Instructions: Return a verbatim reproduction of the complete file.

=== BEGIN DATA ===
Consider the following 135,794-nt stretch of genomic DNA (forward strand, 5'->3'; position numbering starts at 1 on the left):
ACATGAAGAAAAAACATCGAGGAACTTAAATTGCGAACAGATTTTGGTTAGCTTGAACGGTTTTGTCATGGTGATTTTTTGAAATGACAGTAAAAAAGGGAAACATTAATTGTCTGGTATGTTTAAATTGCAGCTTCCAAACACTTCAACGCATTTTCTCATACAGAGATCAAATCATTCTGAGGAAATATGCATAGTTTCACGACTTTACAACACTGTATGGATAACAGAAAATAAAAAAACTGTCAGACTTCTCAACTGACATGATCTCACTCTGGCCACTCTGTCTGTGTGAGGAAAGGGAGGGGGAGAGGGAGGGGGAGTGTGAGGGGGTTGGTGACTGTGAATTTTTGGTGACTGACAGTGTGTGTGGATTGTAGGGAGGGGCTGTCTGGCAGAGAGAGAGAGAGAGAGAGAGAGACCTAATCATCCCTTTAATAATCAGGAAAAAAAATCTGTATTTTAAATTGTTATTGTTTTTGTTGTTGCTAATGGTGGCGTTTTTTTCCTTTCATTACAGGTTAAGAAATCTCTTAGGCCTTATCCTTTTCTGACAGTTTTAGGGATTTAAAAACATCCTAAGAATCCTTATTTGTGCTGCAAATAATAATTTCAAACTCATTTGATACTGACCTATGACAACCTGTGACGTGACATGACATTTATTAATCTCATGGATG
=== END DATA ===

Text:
Consider the following 135,794-nt stretch of genomic DNA (forward strand, 5'->3'; position numbering starts at 1 on the left):
ACATGAAGAAAAAACATCGAGGAACTTAAATTGCGAACAGATTTTGGTTAGCTTGAACGGTTTTGTCATGGTGATTTTTTGAAATGACAGTAAAAAAGGGAAACATTAATTGTCTGGTATGTTTAAATTGCAGCTTCCAAACACTTCAACGCATTTTCTCATACAGAGATCAAATCATTCTGAGGAAATATGCATAGTTTCACGACTTTACAACACTGTATGGATAACAGAAAATAAAAAAACTGTCAGACTTCTCAACTGACATGATCTCACTCTGGCCACTCTGTCTGTGTGAGGAAAGGGAGGGGGAGAGGGAGGGGGAGTGTGAGGGGGTTGGTGACTGTGAATTTTTGGTGACTGACAGTGTGTGTGGATTGTAGGGAGGGGCTGTCTGGCAGAGAGAGAGAGAGAGAGAGAGAGACCTAATCATCCCTTTAATAATCAGGAAAAAAAATCTGTATTTTAAATTGTTATTGTTTTTGTTGTTGCTAATGGTGGCGTTTTTTTCCTTTCATTACAGGTTAAGAAATCTCTTAGGCCTTATCCTTTTCTGACAGTTTTAGGGATTTAAAAACATCCTAAGAATCCTTATTTGTGCTGCAAATAATAATTTCAAACTCATTTGATACTGACCTATGACAACCTGTGACGTGACATGACATTTATTAATCTCATGGATG